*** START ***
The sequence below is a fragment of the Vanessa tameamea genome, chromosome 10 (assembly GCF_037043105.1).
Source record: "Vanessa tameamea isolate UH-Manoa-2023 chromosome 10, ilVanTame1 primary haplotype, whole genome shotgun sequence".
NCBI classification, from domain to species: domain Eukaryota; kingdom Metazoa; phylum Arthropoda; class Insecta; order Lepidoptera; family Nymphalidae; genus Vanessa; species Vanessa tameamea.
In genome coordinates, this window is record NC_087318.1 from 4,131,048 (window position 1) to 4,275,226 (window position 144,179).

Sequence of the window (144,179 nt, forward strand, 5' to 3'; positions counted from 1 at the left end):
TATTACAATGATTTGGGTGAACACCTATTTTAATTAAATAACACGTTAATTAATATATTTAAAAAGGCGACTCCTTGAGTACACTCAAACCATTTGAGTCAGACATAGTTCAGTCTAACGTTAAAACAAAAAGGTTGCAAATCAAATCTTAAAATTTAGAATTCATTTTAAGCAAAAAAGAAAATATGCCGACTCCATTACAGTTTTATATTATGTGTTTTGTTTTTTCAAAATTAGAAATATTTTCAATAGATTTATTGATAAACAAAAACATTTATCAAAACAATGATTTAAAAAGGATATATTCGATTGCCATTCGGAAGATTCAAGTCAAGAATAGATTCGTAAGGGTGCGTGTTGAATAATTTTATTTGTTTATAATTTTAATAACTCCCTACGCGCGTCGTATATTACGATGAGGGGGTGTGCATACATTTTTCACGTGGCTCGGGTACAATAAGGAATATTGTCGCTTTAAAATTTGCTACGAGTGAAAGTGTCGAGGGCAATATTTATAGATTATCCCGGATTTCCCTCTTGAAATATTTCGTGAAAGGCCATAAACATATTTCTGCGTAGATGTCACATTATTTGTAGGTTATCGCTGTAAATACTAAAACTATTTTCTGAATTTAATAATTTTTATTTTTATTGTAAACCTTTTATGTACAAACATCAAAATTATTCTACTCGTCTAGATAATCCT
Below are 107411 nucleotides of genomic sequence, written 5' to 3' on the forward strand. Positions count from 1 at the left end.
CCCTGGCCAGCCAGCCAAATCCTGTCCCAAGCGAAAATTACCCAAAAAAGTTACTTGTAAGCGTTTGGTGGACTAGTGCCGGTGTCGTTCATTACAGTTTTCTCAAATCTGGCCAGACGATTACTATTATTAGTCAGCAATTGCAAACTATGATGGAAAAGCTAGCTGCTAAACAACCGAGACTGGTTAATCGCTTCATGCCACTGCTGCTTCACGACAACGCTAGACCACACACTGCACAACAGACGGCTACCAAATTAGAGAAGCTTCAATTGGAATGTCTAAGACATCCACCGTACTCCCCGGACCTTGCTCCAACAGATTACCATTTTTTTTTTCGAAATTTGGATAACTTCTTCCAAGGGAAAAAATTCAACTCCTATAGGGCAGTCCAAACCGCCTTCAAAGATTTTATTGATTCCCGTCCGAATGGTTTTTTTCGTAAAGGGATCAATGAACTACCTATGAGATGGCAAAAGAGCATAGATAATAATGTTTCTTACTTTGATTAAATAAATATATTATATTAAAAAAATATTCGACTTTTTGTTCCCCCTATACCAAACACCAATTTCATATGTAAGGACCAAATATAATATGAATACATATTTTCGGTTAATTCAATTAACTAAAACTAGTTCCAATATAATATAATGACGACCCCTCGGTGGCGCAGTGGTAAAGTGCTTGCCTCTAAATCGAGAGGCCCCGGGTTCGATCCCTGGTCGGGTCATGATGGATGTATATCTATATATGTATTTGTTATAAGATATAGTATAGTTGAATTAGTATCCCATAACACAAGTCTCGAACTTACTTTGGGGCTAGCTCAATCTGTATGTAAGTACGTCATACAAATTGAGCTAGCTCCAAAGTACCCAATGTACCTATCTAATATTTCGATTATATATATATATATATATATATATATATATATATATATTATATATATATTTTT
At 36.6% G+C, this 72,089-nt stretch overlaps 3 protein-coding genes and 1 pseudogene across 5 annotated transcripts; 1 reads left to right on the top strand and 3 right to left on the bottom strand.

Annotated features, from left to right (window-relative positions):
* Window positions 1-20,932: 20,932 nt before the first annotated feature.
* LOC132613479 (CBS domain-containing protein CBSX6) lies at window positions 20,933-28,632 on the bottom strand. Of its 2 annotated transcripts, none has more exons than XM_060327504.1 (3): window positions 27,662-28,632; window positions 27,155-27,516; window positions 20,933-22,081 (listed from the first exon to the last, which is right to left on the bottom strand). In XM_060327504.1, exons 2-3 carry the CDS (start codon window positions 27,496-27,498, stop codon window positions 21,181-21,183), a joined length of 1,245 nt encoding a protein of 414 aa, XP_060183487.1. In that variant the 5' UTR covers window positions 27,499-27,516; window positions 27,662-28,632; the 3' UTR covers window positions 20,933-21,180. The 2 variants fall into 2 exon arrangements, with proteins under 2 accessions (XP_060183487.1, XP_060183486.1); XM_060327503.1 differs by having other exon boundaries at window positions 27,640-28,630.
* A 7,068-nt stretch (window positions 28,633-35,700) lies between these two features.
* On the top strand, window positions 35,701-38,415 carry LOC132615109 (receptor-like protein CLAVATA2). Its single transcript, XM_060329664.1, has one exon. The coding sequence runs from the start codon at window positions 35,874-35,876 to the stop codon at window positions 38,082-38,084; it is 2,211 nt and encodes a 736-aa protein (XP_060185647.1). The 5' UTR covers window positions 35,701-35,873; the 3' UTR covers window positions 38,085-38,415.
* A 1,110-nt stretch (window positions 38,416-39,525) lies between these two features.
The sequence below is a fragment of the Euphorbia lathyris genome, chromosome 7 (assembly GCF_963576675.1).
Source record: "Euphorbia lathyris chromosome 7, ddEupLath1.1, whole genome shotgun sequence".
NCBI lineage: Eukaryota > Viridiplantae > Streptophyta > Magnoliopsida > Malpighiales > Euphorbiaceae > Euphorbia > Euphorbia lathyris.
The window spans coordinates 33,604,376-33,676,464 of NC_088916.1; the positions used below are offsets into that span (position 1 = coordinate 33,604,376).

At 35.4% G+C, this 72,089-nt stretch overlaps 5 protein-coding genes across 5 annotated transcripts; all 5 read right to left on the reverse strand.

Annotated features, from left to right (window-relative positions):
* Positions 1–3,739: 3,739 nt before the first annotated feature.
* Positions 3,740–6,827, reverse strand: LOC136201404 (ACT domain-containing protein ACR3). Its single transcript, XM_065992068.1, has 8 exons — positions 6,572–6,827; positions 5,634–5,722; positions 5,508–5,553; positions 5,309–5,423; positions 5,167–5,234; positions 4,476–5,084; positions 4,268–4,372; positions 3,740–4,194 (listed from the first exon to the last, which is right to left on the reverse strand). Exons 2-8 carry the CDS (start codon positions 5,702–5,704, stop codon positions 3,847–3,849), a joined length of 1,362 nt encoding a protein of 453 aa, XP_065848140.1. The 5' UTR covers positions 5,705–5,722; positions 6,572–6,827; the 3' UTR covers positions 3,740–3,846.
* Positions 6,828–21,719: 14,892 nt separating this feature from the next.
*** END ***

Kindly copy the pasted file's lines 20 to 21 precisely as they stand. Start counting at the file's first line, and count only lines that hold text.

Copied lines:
At 35.4% G+C, this 72,089-nt stretch overlaps 5 protein-coding genes across 5 annotated transcripts; all 5 read right to left on the reverse strand.

Annotated features, from left to right (window-relative positions):